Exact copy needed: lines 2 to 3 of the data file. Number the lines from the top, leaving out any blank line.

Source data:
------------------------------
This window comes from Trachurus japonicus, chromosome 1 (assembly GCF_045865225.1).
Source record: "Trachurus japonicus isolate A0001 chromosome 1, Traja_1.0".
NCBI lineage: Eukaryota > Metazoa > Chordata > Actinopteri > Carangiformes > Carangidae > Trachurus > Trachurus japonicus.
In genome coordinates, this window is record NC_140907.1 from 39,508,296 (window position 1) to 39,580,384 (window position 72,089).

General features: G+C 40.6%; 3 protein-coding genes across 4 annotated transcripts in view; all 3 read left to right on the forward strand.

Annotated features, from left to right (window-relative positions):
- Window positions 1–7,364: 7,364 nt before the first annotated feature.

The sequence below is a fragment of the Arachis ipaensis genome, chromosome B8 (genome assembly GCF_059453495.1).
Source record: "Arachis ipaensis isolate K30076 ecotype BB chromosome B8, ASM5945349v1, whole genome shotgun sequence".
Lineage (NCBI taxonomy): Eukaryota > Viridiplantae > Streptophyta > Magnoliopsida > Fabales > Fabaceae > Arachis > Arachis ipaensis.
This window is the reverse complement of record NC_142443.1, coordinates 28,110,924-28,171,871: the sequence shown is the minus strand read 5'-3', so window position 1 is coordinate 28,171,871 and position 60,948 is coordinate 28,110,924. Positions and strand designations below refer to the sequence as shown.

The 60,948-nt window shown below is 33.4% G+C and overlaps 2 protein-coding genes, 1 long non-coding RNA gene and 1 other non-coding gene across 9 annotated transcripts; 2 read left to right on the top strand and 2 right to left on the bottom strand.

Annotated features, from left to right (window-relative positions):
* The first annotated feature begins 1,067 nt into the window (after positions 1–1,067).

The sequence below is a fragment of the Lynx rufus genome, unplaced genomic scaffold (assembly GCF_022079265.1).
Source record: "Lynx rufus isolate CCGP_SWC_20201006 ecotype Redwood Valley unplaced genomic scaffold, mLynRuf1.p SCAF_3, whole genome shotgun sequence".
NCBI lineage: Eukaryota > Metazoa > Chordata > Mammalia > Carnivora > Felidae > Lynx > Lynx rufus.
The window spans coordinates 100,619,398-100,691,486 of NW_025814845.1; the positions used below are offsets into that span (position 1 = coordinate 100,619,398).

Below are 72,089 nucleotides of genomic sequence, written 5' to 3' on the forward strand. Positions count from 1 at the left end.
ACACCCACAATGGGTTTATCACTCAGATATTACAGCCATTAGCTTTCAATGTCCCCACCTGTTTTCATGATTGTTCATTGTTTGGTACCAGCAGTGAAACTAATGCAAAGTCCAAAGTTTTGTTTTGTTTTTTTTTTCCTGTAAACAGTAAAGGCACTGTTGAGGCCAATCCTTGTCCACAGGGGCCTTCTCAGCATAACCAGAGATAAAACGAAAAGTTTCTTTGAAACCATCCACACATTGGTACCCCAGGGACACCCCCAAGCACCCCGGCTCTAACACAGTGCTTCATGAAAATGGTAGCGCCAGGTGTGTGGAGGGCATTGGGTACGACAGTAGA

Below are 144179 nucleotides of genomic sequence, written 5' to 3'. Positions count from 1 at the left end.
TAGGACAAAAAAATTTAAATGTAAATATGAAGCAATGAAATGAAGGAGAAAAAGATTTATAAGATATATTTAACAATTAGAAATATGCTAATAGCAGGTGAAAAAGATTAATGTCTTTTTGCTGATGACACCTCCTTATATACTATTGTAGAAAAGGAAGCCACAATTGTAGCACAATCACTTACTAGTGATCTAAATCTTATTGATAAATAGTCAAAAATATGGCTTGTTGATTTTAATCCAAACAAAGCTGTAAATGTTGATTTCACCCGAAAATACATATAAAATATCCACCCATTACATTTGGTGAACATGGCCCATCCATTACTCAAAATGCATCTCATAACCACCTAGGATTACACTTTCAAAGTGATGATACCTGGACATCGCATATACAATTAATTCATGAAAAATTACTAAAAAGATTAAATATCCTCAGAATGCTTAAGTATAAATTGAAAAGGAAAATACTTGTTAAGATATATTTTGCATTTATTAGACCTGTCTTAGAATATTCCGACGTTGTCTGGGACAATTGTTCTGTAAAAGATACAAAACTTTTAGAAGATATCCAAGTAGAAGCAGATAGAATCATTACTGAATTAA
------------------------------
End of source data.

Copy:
Source record: "Trachurus japonicus isolate A0001 chromosome 1, Traja_1.0".
NCBI lineage: Eukaryota > Metazoa > Chordata > Actinopteri > Carangiformes > Carangidae > Trachurus > Trachurus japonicus.